A workforce of new IT graduates “ready to go” in the professional world has become more critical as the slumping U.S. economy has improved and companies become more willing to hire.
Fifty-nine percent of respondents said they were either “currently hiring or planning to hire programmers and developers in the coming months,” according to the SHARE report.
Half of companies surveyed said they would soon hire database professionals, 36 percent said they would hire analysts and architects, and 43 percent plan on hiring systems programmers and systems analysts.
A programmer from a ban that responded to the SHARE survey said told the association that “many folks have some technical skills, but not enough skills to deal with political interests, poor architecture, or kingdom builders.”
A customer information control systems (CICS) specialist for the federal government said that IT students should be prepared to adapt to changing circumstances and coworkers in the work place.
“Each environment is hardly ever a cookie cutter type and will always require hands-on training to get acquainted,” the federal CICS said.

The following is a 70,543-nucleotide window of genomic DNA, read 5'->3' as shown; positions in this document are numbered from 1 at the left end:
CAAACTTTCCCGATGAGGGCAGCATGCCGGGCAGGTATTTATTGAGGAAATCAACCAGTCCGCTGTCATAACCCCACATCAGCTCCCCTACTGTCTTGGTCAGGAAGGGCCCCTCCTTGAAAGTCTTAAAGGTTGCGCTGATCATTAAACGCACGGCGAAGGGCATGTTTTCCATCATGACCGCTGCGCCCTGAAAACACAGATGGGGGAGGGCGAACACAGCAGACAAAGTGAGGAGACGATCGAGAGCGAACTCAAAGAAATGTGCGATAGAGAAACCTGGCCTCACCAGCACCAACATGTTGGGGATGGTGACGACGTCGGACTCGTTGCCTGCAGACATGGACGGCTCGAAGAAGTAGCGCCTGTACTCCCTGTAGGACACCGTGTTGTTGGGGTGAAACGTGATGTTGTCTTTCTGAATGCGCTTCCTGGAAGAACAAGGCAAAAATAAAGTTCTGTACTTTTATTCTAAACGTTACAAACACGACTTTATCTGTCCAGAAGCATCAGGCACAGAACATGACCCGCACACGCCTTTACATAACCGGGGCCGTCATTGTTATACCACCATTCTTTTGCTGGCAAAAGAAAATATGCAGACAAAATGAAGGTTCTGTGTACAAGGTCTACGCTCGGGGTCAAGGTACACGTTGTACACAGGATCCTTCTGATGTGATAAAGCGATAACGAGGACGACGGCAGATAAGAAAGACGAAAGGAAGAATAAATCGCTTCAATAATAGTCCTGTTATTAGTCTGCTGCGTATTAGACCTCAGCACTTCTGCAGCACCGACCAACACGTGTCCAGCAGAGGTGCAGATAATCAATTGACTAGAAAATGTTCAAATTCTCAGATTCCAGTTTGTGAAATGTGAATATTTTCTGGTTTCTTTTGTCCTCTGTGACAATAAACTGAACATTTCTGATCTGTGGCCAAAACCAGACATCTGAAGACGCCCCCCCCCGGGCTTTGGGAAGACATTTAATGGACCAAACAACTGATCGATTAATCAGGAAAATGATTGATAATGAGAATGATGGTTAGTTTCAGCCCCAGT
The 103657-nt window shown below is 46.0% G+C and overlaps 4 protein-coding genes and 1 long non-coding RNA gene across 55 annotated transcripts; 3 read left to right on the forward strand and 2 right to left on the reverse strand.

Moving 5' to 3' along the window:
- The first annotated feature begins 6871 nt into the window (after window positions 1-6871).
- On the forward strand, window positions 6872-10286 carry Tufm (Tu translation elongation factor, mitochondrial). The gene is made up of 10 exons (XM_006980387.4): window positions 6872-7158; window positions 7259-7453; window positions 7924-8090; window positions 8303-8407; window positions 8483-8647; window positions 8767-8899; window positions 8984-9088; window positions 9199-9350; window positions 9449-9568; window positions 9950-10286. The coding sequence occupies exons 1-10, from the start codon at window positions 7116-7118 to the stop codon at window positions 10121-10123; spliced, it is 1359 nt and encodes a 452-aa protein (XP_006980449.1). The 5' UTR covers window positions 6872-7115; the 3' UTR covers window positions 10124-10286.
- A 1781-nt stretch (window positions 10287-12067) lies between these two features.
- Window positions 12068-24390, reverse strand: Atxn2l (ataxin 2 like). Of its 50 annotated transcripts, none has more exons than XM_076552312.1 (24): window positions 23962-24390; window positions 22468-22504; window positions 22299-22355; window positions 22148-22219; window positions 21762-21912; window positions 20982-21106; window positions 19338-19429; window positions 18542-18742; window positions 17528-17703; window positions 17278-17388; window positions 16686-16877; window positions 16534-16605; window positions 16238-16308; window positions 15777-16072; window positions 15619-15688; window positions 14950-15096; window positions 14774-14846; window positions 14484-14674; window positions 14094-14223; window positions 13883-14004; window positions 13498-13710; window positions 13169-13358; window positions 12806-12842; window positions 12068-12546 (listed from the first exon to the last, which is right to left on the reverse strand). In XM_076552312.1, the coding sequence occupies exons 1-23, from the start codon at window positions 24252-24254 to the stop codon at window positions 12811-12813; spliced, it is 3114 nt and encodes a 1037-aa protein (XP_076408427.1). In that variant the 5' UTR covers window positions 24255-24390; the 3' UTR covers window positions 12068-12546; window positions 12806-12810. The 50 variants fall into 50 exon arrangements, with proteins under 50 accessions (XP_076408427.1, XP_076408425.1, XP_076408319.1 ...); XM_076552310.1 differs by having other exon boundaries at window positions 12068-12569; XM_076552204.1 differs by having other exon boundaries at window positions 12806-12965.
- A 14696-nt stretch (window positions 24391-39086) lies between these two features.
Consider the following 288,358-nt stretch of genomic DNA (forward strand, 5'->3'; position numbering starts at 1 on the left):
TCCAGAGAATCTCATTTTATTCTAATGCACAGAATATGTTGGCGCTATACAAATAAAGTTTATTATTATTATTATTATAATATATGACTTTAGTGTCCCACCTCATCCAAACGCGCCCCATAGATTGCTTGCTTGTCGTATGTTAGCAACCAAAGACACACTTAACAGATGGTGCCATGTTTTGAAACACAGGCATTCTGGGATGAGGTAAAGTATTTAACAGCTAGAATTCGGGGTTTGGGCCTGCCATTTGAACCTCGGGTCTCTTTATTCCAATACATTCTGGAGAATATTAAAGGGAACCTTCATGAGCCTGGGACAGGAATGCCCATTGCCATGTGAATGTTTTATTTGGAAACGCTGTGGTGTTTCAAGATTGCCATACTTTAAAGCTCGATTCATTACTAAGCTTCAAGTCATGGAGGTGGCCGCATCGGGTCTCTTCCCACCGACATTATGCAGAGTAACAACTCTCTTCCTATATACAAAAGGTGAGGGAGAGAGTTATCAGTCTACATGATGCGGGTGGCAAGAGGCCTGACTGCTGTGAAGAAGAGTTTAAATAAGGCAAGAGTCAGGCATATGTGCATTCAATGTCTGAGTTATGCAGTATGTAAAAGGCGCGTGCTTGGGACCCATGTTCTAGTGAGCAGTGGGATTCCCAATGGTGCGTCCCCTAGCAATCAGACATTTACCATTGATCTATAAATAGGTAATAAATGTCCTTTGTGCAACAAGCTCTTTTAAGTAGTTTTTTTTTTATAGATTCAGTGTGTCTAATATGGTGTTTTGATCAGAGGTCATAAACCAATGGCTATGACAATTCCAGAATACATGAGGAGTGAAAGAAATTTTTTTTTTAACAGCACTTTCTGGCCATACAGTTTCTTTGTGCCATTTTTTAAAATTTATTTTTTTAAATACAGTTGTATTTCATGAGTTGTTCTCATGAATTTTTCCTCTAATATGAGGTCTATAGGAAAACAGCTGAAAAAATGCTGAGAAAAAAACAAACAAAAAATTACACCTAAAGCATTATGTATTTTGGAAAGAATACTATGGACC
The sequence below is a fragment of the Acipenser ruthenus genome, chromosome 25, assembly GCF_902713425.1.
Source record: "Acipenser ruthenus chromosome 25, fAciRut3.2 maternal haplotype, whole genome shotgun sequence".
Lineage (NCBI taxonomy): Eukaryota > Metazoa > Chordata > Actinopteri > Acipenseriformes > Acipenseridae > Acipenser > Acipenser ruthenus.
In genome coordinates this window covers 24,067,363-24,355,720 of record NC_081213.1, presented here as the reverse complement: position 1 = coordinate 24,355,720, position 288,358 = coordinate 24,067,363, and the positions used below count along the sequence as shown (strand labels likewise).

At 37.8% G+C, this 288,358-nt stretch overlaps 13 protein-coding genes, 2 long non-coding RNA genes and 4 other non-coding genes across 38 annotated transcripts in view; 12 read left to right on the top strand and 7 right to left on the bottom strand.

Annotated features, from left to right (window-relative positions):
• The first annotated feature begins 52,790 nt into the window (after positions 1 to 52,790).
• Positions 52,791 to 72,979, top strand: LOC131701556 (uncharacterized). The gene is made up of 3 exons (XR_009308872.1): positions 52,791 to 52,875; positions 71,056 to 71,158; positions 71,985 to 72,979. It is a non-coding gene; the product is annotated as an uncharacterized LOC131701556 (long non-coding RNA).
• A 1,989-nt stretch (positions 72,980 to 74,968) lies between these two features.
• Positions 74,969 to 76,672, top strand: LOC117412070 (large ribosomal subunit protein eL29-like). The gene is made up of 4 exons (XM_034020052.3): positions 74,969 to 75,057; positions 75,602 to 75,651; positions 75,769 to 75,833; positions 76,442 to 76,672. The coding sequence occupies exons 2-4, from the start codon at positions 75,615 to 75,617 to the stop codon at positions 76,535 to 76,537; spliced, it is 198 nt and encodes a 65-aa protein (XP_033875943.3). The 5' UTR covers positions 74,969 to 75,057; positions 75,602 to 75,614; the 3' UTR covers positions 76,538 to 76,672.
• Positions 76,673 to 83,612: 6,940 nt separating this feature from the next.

Sun said the thawing job market could mean many new jobs in the IT field in the coming months, and IT professors and instructors should urge students to pursue careers in technology, even if it’s not in video game developing or other high-profile areas.
“If you work for a bank, it’s not glamorous, but with a steady paycheck and a pretty limitless growth path, that’s something the universities should be able to sell,” he said. “Making it sound like it’s cool to be in IT is something that we can do a better job of.”
The SHARE survey results reflect a message trumpeted last year by Wayne Brown, vice president of IT at Excelsior College, an online school based in New York. Brown, who leads Excelsior’s Center for Technology Leadership (CTL), said IT workers who want to one day be a chief information officer need to focus primarily on their interpersonal skills.
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